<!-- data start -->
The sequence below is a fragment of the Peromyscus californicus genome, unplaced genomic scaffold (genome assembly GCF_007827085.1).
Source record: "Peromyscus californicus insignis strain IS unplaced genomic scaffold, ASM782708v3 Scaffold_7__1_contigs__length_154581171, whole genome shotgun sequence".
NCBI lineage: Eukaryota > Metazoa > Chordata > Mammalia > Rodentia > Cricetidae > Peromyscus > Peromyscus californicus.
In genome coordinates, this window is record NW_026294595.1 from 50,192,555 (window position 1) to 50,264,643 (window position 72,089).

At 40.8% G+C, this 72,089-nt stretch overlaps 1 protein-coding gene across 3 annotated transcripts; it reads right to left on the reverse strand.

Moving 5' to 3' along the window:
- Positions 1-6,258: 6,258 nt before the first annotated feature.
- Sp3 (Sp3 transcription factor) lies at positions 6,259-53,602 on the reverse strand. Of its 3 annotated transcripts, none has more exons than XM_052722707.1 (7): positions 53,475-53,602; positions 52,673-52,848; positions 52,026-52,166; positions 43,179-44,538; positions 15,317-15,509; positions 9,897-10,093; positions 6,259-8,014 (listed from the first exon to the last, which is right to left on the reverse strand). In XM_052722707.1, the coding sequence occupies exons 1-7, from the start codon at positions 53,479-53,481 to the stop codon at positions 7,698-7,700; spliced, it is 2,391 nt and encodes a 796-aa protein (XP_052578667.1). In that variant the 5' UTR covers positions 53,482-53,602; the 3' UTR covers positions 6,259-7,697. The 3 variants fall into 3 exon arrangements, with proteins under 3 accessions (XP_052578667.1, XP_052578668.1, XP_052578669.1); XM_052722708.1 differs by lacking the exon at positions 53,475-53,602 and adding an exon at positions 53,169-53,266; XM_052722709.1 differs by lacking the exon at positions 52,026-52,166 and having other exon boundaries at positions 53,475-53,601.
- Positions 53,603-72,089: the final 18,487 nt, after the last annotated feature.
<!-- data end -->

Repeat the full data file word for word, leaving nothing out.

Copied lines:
The sequence below is a fragment of the Peromyscus californicus genome, unplaced genomic scaffold (genome assembly GCF_007827085.1).
Source record: "Peromyscus californicus insignis strain IS unplaced genomic scaffold, ASM782708v3 Scaffold_7__1_contigs__length_154581171, whole genome shotgun sequence".
NCBI lineage: Eukaryota > Metazoa > Chordata > Mammalia > Rodentia > Cricetidae > Peromyscus > Peromyscus californicus.
In genome coordinates, this window is record NW_026294595.1 from 50,192,555 (window position 1) to 50,264,643 (window position 72,089).

At 40.8% G+C, this 72,089-nt stretch overlaps 1 protein-coding gene across 3 annotated transcripts; it reads right to left on the reverse strand.

Moving 5' to 3' along the window:
- Positions 1-6,258: 6,258 nt before the first annotated feature.
- Sp3 (Sp3 transcription factor) lies at positions 6,259-53,602 on the reverse strand. Of its 3 annotated transcripts, none has more exons than XM_052722707.1 (7): positions 53,475-53,602; positions 52,673-52,848; positions 52,026-52,166; positions 43,179-44,538; positions 15,317-15,509; positions 9,897-10,093; positions 6,259-8,014 (listed from the first exon to the last, which is right to left on the reverse strand). In XM_052722707.1, the coding sequence occupies exons 1-7, from the start codon at positions 53,479-53,481 to the stop codon at positions 7,698-7,700; spliced, it is 2,391 nt and encodes a 796-aa protein (XP_052578667.1). In that variant the 5' UTR covers positions 53,482-53,602; the 3' UTR covers positions 6,259-7,697. The 3 variants fall into 3 exon arrangements, with proteins under 3 accessions (XP_052578667.1, XP_052578668.1, XP_052578669.1); XM_052722708.1 differs by lacking the exon at positions 53,475-53,602 and adding an exon at positions 53,169-53,266; XM_052722709.1 differs by lacking the exon at positions 52,026-52,166 and having other exon boundaries at positions 53,475-53,601.
- Positions 53,603-72,089: the final 18,487 nt, after the last annotated feature.